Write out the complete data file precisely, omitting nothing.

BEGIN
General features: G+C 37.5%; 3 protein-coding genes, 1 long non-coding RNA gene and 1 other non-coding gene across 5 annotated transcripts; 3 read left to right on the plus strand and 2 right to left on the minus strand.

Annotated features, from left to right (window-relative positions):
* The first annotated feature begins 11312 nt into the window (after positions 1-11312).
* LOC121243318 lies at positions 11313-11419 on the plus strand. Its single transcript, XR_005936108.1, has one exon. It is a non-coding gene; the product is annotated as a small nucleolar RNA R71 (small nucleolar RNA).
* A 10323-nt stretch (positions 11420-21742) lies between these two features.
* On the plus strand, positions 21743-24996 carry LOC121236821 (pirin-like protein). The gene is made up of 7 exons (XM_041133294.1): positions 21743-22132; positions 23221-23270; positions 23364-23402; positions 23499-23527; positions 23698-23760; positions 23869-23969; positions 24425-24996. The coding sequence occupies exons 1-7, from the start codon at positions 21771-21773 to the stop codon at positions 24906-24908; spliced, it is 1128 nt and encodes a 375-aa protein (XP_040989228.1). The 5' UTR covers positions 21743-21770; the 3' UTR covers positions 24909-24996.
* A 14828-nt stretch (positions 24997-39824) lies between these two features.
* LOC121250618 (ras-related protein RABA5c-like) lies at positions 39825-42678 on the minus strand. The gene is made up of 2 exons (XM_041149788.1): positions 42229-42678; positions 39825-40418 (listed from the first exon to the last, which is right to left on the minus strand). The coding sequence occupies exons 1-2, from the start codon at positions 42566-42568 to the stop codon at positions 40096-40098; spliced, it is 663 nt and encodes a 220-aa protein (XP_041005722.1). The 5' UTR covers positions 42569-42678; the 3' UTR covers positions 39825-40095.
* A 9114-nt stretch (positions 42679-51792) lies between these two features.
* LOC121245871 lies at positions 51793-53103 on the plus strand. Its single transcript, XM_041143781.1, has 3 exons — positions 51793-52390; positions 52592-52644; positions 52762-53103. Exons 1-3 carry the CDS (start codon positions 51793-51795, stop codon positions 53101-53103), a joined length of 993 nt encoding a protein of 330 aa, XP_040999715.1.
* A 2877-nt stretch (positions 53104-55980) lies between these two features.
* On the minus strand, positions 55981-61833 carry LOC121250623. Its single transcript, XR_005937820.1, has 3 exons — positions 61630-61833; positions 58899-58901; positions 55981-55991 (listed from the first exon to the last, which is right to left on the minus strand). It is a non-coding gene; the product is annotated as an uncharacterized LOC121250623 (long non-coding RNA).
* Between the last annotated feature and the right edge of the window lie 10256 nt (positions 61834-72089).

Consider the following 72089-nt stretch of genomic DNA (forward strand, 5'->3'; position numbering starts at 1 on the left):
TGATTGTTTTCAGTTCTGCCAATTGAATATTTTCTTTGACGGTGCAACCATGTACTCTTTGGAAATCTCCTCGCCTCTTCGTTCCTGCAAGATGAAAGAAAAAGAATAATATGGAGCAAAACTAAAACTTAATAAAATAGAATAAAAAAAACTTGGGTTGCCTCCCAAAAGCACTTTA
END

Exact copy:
General features: G+C 37.5%; 3 protein-coding genes, 1 long non-coding RNA gene and 1 other non-coding gene across 5 annotated transcripts; 3 read left to right on the plus strand and 2 right to left on the minus strand.

Annotated features, from left to right (window-relative positions):
* The first annotated feature begins 11312 nt into the window (after positions 1-11312).
* LOC121243318 lies at positions 11313-11419 on the plus strand. Its single transcript, XR_005936108.1, has one exon. It is a non-coding gene; the product is annotated as a small nucleolar RNA R71 (small nucleolar RNA).
* A 10323-nt stretch (positions 11420-21742) lies between these two features.
* On the plus strand, positions 21743-24996 carry LOC121236821 (pirin-like protein). The gene is made up of 7 exons (XM_041133294.1): positions 21743-22132; positions 23221-23270; positions 23364-23402; positions 23499-23527; positions 23698-23760; positions 23869-23969; positions 24425-24996. The coding sequence occupies exons 1-7, from the start codon at positions 21771-21773 to the stop codon at positions 24906-24908; spliced, it is 1128 nt and encodes a 375-aa protein (XP_040989228.1). The 5' UTR covers positions 21743-21770; the 3' UTR covers positions 24909-24996.
* A 14828-nt stretch (positions 24997-39824) lies between these two features.
* LOC121250618 (ras-related protein RABA5c-like) lies at positions 39825-42678 on the minus strand. The gene is made up of 2 exons (XM_041149788.1): positions 42229-42678; positions 39825-40418 (listed from the first exon to the last, which is right to left on the minus strand). The coding sequence occupies exons 1-2, from the start codon at positions 42566-42568 to the stop codon at positions 40096-40098; spliced, it is 663 nt and encodes a 220-aa protein (XP_041005722.1). The 5' UTR covers positions 42569-42678; the 3' UTR covers positions 39825-40095.
* A 9114-nt stretch (positions 42679-51792) lies between these two features.
* LOC121245871 lies at positions 51793-53103 on the plus strand. Its single transcript, XM_041143781.1, has 3 exons — positions 51793-52390; positions 52592-52644; positions 52762-53103. Exons 1-3 carry the CDS (start codon positions 51793-51795, stop codon positions 53101-53103), a joined length of 993 nt encoding a protein of 330 aa, XP_040999715.1.
* A 2877-nt stretch (positions 53104-55980) lies between these two features.
* On the minus strand, positions 55981-61833 carry LOC121250623. Its single transcript, XR_005937820.1, has 3 exons — positions 61630-61833; positions 58899-58901; positions 55981-55991 (listed from the first exon to the last, which is right to left on the minus strand). It is a non-coding gene; the product is annotated as an uncharacterized LOC121250623 (long non-coding RNA).
* Between the last annotated feature and the right edge of the window lie 10256 nt (positions 61834-72089).

Consider the following 72089-nt stretch of genomic DNA (forward strand, 5'->3'; position numbering starts at 1 on the left):
TGATTGTTTTCAGTTCTGCCAATTGAATATTTTCTTTGACGGTGCAACCATGTACTCTTTGGAAATCTCCTCGCCTCTTCGTTCCTGCAAGATGAAAGAAAAAGAATAATATGGAGCAAAACTAAAACTTAATAAAATAGAATAAAAAAAACTTGGGTTGCCTCCCAAAAGCACTTTA